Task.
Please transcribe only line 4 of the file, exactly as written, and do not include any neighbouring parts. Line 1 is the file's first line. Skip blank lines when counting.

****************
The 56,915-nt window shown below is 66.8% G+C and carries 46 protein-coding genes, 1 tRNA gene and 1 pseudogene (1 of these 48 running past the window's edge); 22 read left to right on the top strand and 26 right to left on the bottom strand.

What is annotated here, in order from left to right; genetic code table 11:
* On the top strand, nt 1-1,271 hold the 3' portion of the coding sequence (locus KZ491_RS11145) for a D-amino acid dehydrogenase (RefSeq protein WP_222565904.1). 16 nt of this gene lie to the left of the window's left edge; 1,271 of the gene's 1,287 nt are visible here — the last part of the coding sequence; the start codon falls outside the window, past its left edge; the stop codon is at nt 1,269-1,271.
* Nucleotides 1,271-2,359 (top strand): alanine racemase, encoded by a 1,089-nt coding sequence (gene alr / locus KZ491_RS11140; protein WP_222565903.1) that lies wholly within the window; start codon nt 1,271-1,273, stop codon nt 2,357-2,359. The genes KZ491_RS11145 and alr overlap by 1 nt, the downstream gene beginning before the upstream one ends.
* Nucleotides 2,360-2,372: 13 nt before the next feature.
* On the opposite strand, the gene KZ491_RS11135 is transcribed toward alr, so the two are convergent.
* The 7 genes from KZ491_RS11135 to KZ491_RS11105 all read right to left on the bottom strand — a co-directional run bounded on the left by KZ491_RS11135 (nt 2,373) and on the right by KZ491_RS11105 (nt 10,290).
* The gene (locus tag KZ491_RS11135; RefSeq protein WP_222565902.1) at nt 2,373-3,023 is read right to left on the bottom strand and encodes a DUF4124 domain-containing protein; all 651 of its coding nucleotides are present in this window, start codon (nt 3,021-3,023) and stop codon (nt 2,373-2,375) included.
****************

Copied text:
* Nucleotides 1,271-2,359 (top strand): alanine racemase, encoded by a 1,089-nt coding sequence (gene alr / locus KZ491_RS11140; protein WP_222565903.1) that lies wholly within the window; start codon nt 1,271-1,273, stop codon nt 2,357-2,359. The genes KZ491_RS11145 and alr overlap by 1 nt, the downstream gene beginning before the upstream one ends.